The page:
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Finding 2014 Fantasy Value: WRs and TEs

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At this time last year Josh Gordon was one of the biggest steals in the draft and even those who knew he was talented couldn't have known the scale of his 2013 breakout coming. Photo by: Nick Cammett/Diamond Images/Getty Images.
At this time last year Josh Gordon was one of the biggest steals in the draft and even those who knew he was talented couldn't have known the scale of his 2013 breakout coming. Photo by: Nick Cammett/Diamond Images/Getty Images.

This week we’ll take a look at the second and final part of my 2014 Finding Fantasy Football Value series (the first part can be found here). Last time we looked at some value players at the quarterback and running back positions. This week we tackle wide receivers and tight ends. Before we get to the list I wanted to give brief explanations of how I’m defining value for these positions, it all comes down to windows.

The wide receiver position is deep, very deep. Given that you usually need to start at least three wide receivers this depth doesn’t result in the devaluing of the position like it does for quarterbacks. Instead we’re actually seeing more and more people drafting wide receivers earlier. In my opinion going after a wide receiver in the first or second round is a flawed strategy and I almost never do it. I’m an advocate of taking your wideouts in the third through seventh rounds and really maximizing the value you get, that’s where the wideouts on this list will generally hail from. None are clear cut WR1 types, instead I usually end up with three very solid WR2s to make up my wide receivers.

Josh Gordon (above) didn’t make the list because of a looming suspension but if you’re really gutsy he represents a pretty good value right about now.

Tight ends are much, much more difficult to come by than wide receivers … obviously. I’ve always advocated taking two tight ends in that same third through seventh window. You’d be surprised what kind of value you get for Jason Witten in a trade when Owen Daniels breaks his leg and there’s really no viable tight ends on the waiver wire. Instead of looking at your options in those rounds though I’m going to spotlight a few tight ends that can be grabbed somewhere in the eighth through twelfth rounds of your draft and represent excellent value. Unlike last season I feel that this window is where the real value lies for tight ends this season.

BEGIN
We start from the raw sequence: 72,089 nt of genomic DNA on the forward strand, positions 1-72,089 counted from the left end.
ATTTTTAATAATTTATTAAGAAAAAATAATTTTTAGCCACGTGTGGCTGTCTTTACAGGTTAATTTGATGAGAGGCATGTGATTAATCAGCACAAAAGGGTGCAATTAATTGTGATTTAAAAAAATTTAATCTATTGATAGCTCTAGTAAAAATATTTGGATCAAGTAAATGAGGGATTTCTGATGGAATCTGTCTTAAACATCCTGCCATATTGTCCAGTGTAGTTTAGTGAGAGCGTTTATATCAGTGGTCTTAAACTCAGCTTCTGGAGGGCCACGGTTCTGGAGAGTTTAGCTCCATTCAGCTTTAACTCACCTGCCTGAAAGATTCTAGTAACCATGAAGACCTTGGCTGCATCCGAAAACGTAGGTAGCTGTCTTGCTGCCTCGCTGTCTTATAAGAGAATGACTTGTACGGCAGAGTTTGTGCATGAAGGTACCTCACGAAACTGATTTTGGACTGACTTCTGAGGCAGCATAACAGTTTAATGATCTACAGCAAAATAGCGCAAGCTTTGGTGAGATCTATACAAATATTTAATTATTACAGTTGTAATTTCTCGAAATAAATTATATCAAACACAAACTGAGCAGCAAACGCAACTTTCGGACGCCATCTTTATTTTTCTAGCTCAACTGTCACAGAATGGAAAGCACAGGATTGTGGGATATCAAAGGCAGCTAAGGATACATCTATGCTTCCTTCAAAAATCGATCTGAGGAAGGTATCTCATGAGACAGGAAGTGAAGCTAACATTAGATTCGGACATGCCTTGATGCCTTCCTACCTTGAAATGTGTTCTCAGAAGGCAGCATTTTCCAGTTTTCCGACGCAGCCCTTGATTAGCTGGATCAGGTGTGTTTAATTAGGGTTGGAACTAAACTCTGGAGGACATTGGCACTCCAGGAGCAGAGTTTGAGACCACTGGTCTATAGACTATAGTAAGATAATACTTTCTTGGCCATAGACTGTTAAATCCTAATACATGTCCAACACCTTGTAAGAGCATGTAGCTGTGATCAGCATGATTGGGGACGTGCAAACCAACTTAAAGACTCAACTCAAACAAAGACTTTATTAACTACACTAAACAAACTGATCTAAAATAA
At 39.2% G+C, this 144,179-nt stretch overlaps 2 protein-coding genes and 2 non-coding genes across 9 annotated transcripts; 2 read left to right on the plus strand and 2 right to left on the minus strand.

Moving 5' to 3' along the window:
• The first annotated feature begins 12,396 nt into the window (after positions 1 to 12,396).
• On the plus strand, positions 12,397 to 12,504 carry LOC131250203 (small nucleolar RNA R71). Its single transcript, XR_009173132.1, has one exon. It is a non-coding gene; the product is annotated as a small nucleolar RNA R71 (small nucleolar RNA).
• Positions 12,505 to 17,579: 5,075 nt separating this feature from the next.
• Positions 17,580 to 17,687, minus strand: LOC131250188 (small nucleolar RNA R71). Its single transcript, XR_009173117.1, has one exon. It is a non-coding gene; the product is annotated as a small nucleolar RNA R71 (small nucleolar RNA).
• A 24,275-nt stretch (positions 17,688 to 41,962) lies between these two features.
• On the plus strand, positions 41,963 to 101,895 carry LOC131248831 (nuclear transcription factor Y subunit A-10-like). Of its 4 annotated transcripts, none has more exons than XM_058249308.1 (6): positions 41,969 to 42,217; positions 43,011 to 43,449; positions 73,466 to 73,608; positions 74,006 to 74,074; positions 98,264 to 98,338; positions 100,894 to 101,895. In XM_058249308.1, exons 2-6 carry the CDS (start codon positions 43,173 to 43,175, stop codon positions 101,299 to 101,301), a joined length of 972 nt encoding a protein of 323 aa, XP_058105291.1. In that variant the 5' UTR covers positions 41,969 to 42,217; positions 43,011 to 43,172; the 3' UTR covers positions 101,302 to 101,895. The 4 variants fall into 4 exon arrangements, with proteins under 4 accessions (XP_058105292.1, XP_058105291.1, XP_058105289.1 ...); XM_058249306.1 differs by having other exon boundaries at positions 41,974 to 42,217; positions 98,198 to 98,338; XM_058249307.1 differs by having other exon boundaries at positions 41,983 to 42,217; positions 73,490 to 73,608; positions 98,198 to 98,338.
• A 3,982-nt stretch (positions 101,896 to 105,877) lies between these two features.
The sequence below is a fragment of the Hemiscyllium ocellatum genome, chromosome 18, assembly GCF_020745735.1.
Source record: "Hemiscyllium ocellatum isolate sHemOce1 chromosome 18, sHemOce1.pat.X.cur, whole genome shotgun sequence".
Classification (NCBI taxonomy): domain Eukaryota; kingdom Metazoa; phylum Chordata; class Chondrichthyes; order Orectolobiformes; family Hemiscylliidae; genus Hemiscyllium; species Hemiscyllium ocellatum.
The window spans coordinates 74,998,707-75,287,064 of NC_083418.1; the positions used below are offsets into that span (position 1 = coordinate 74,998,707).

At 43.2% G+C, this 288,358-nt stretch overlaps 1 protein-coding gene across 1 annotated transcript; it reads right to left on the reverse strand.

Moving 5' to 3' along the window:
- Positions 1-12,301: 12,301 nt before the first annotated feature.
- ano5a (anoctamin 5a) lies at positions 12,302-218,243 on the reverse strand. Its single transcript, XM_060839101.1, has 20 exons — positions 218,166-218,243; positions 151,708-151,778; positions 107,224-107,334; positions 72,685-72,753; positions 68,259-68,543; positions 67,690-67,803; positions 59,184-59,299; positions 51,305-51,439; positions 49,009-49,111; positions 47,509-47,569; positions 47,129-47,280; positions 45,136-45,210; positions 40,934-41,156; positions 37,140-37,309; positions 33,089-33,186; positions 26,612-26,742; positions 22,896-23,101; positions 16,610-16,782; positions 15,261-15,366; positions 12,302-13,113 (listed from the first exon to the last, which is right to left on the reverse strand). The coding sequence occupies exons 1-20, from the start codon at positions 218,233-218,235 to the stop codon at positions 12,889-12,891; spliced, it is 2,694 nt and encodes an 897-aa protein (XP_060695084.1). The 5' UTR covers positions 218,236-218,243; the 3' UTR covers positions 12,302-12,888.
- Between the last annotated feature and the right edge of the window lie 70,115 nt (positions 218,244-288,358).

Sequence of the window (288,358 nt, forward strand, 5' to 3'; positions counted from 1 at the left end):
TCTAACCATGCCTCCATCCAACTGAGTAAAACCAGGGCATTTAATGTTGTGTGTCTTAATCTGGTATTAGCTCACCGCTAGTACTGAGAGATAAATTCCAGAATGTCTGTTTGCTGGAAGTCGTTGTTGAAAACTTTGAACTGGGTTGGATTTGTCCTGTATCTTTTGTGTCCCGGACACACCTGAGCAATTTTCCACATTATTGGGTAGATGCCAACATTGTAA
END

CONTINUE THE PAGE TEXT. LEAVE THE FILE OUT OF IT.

Wes Welker

Welker is an aging slot receiver with injury concerns, there’s no denying that fact. He also plays for the Denver Broncos and has the potential for 90 or more catches and double digit touchdowns.

Last season Welker played in only 13 games and was on pace for almost exactly 90 catches, a little under 1,000 yards, and 12 touchdowns. Not exactly what you would traditionally want from your WR1 but when you do the math (and assume one PPR) that averages out to a little more than 16 points per game which is great production.

This season Eric Decker is gone and Emmanuel Sanders and Cody Latimer have been added to the Broncos receiving corps. Neither Sanders (talent gap) nor Latimer (rookie) will be able to fully replace Decker’s stats. Demaryius Thomas and Julius Thomas will see a bump without Decker and so will Welker. He’s a great value in the fourth or fifth round.

Pierre Garcon

Garcon is another wide receiver that can be had for a similar price. Last season he was the only show in town and he managed 113 catches for over 1,300 yards. What’s keeping him from going much, much earlier is his lack of touchdown production, he only had five last year. Even so he averaged right around 17 fantasy points per game last season.

This season the Redskins have brought in DeSean Jackson which may seem to hurt Garcon but should in the long run only help him. As I’ve already said, Garcon was the only show in town last season. With Jackson lining up opposite him he’ll face less double coverage which will actually result in a boost in production. I don’t think he’ll match his catch total from last season but the yardage and touchdown numbers could both go up. A healthy Robert Griffin III won’t hurt his cause either. Again, getting a guy like this in the fourth or fifth round of your draft is a steal.

Roddy White